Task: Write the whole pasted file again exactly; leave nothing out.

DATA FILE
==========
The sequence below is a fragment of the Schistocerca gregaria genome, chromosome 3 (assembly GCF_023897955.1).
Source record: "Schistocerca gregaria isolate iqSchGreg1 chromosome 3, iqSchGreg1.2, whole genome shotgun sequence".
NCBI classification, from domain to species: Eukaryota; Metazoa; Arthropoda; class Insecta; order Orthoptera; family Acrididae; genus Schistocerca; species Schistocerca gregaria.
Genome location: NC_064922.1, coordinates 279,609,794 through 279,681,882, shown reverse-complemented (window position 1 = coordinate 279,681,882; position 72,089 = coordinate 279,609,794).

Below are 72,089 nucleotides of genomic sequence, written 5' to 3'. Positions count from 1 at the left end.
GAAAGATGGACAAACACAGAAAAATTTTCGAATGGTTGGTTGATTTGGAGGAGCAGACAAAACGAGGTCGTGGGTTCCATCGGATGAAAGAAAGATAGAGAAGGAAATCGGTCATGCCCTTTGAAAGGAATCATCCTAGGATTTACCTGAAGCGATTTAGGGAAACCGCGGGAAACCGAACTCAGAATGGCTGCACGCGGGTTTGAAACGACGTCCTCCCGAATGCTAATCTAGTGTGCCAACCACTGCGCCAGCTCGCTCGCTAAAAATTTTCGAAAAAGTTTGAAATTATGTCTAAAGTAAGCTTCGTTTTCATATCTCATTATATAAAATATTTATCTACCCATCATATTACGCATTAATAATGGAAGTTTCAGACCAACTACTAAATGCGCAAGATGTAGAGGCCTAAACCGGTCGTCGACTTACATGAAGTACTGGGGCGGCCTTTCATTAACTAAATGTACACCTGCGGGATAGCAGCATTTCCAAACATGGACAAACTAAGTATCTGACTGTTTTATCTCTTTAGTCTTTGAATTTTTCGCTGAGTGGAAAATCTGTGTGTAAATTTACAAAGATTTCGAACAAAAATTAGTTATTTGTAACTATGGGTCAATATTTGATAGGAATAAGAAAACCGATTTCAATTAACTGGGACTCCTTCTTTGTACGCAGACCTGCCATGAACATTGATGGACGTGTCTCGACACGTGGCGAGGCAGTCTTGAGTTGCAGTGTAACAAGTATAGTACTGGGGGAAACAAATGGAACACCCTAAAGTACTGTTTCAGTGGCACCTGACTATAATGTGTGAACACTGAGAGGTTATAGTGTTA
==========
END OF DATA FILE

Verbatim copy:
The sequence below is a fragment of the Schistocerca gregaria genome, chromosome 3 (assembly GCF_023897955.1).
Source record: "Schistocerca gregaria isolate iqSchGreg1 chromosome 3, iqSchGreg1.2, whole genome shotgun sequence".
NCBI classification, from domain to species: Eukaryota; Metazoa; Arthropoda; class Insecta; order Orthoptera; family Acrididae; genus Schistocerca; species Schistocerca gregaria.
Genome location: NC_064922.1, coordinates 279,609,794 through 279,681,882, shown reverse-complemented (window position 1 = coordinate 279,681,882; position 72,089 = coordinate 279,609,794).

Below are 72,089 nucleotides of genomic sequence, written 5' to 3'. Positions count from 1 at the left end.
GAAAGATGGACAAACACAGAAAAATTTTCGAATGGTTGGTTGATTTGGAGGAGCAGACAAAACGAGGTCGTGGGTTCCATCGGATGAAAGAAAGATAGAGAAGGAAATCGGTCATGCCCTTTGAAAGGAATCATCCTAGGATTTACCTGAAGCGATTTAGGGAAACCGCGGGAAACCGAACTCAGAATGGCTGCACGCGGGTTTGAAACGACGTCCTCCCGAATGCTAATCTAGTGTGCCAACCACTGCGCCAGCTCGCTCGCTAAAAATTTTCGAAAAAGTTTGAAATTATGTCTAAAGTAAGCTTCGTTTTCATATCTCATTATATAAAATATTTATCTACCCATCATATTACGCATTAATAATGGAAGTTTCAGACCAACTACTAAATGCGCAAGATGTAGAGGCCTAAACCGGTCGTCGACTTACATGAAGTACTGGGGCGGCCTTTCATTAACTAAATGTACACCTGCGGGATAGCAGCATTTCCAAACATGGACAAACTAAGTATCTGACTGTTTTATCTCTTTAGTCTTTGAATTTTTCGCTGAGTGGAAAATCTGTGTGTAAATTTACAAAGATTTCGAACAAAAATTAGTTATTTGTAACTATGGGTCAATATTTGATAGGAATAAGAAAACCGATTTCAATTAACTGGGACTCCTTCTTTGTACGCAGACCTGCCATGAACATTGATGGACGTGTCTCGACACGTGGCGAGGCAGTCTTGAGTTGCAGTGTAACAAGTATAGTACTGGGGGAAACAAATGGAACACCCTAAAGTACTGTTTCAGTGGCACCTGACTATAATGTGTGAACACTGAGAGGTTATAGTGTTA